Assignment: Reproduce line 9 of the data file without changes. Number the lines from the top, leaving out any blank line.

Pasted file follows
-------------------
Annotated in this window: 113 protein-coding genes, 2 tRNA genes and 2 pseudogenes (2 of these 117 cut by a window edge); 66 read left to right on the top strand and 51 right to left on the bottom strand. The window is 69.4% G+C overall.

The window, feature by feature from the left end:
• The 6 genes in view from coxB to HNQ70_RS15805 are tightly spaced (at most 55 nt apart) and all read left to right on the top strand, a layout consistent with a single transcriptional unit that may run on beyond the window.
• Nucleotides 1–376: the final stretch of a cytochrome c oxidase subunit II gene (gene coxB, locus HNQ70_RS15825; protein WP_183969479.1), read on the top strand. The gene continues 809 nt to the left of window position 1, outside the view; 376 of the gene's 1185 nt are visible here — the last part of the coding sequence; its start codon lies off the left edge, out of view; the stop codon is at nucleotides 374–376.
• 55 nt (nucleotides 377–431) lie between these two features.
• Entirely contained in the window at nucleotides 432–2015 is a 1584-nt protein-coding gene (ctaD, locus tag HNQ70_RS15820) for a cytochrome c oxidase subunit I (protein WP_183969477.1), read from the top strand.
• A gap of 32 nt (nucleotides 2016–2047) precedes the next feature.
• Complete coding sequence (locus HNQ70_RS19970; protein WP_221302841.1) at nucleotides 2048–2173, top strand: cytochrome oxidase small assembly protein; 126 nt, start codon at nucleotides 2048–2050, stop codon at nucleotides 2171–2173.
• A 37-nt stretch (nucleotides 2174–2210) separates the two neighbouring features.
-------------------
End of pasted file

• A 37-nt stretch (nucleotides 2174–2210) separates the two neighbouring features.